Early in the season, one concern over the team’s balance surrounded the expected production from the left wings. The Kings have received some production from a source that may have been unexpected by fans but doesn’t come at a surprise at all to the team’s hockey operations.
On pace for 20 goals and 38 points, Dwight King has already set a career high in goals and points and has been able to provide some offensive punch at a position in which it was needed.
“Obviously his learning curve is taking a step up. The issue now becomes him keeping it there, and then raising it again,” Lombardi said.
“I don’t think people are surprised at some of the things King’s doing, because he’s always had that type of ability. But now you’re starting to see it, and like I said, the issue is him maintaining it and raising it again, because if you look at some of the things he can do, I think there’s another level there if he wants to put his mind to it.”
Conversely, an unexpected dip in production has crept into Dustin Brown’s game. Though his game-by-game performances acquit themselves fine – Brown is a plus-12 on the season and has upped the physical elements of his game after a slow start – he hasn’t been scoring. With four points in his last 17 games and no power play points over his last 29, it would greatly benefit the Kings if he experiences a second half statistical surge.
“He’s got seven goals in 41 games. So I’d say his scoring is off. Based on that, he’s a 14-goal scorer,” Darryl Sutter said. “That’s not enough, right?”
Based on King’s performance, and what appears to be a valley in Brown’s production, Los Angeles is still in the process of determining whether there are players on the market that can provide a push on the left side of the lineup.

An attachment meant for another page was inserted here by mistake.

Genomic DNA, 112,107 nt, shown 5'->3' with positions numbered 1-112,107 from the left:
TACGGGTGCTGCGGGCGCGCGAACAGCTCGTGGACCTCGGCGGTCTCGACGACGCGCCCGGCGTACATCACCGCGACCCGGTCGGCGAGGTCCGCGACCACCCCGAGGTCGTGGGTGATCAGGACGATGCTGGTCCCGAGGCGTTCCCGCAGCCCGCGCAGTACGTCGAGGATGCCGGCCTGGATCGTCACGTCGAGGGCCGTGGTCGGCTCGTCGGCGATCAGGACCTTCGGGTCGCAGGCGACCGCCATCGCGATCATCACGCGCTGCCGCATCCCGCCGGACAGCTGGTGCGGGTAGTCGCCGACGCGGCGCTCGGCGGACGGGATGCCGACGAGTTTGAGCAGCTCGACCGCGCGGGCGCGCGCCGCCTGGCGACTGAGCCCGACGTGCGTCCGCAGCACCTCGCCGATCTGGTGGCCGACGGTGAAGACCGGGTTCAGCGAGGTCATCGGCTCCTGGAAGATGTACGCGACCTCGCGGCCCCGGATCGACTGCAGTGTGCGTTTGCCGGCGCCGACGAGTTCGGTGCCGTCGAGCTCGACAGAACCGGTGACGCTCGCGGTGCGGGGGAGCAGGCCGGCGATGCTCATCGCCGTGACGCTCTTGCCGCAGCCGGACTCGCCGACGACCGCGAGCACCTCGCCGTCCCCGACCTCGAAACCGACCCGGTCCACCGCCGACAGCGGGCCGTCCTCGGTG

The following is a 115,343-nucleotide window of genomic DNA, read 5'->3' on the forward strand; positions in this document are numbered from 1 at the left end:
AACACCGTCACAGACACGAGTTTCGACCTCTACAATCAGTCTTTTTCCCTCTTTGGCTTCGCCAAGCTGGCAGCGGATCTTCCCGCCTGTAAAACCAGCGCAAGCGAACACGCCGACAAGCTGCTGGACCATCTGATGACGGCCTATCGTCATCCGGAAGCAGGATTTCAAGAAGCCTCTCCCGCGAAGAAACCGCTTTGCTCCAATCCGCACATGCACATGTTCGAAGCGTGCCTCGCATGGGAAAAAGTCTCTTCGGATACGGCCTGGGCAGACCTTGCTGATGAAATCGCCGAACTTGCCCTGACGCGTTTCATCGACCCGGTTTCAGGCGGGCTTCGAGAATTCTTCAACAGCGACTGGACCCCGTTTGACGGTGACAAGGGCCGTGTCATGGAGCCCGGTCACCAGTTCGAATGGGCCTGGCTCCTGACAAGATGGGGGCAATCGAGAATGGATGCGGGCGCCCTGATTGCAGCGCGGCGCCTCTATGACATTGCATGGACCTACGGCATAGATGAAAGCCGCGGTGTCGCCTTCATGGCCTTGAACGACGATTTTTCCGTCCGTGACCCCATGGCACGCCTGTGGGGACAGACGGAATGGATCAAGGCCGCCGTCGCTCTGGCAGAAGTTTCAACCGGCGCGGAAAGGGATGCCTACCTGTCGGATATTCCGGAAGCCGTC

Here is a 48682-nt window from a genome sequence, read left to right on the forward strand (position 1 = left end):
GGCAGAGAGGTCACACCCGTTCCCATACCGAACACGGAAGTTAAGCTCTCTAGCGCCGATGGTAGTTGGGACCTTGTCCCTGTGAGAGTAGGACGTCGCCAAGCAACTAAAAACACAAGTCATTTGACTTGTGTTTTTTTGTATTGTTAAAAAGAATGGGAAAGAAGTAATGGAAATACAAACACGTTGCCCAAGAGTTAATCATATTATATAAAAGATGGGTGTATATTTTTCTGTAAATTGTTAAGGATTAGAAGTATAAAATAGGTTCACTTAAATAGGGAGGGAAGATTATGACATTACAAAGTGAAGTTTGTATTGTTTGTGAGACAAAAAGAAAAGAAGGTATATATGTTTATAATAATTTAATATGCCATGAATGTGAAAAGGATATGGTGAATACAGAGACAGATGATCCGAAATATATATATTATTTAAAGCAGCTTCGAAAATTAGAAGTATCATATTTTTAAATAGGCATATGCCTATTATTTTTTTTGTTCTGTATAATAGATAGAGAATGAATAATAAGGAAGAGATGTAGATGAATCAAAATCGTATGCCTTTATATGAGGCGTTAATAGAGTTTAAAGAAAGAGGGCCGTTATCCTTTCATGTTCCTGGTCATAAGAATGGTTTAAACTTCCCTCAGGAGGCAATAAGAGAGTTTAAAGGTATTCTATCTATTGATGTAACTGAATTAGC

“You’re always looking to improve every part of your team if possible,” Lombardi said. “We’re not at the stage, yet, too – you’re starting to see now buyers and sellers, getting a little of that now. So, to answer your question – part of your answer is ‘What’s also in the marketplace? Is it better than what you’ve got? And I have no indication of that right now. We’ll see how that evolves over the next month or so.”
“A lot of teams that would have players on the last year of their contract or are quote-unquote sellers, they’ve figured it out. I’m not just going to unload these guys because I need assets. Because I still need people to play. So I’m going to keep them and sign ‘em,” Lombardi said.
“So it used to be in the old days, yeah, I’d get rid of ‘em because you want to get something for ‘em. Now, they’re looking at stepping back and saying, ‘hey, I need guys to play next year,’ because the other thing, too, is we all see that it’s getting like the NFL where the whole building process, you’re not that far away because everybody’s so close. You’ve got some really good teams, you’ve got some really bad teams…so these teams that might be selling now are thinking, ‘well, we’re a player or two away. But I don’t want to give up this rental. I want to keep him, because I don’t want to be three players away.’”
With Jonathan Quick on the verge of a return and an extended Olympic Break on the horizon for most of the team, the Kings will look to build momentum and reverse their recent skid with the benefit of a timely break that could allow the team to refocus in the midst of an otherwise compacted 82-game season.
And should the team find itself in an encouraging position within the hyper-competitive Pacific Division at that point, they can look back to the success in the face of a set of challenges that came to define the 2013 portion of the 2013-14 NHL season.
“To me, the way they banded together and didn’t make excuses and found a way is exactly the way you wanted from a team perspective, and obviously those goalies were a part of it,” Lombardi said. “But when I see their performance, I don’t lose sight of the fact that you’ve got a lot of other guys out of the lineup too, but everybody kind of rallied. And that’s what good teams do.”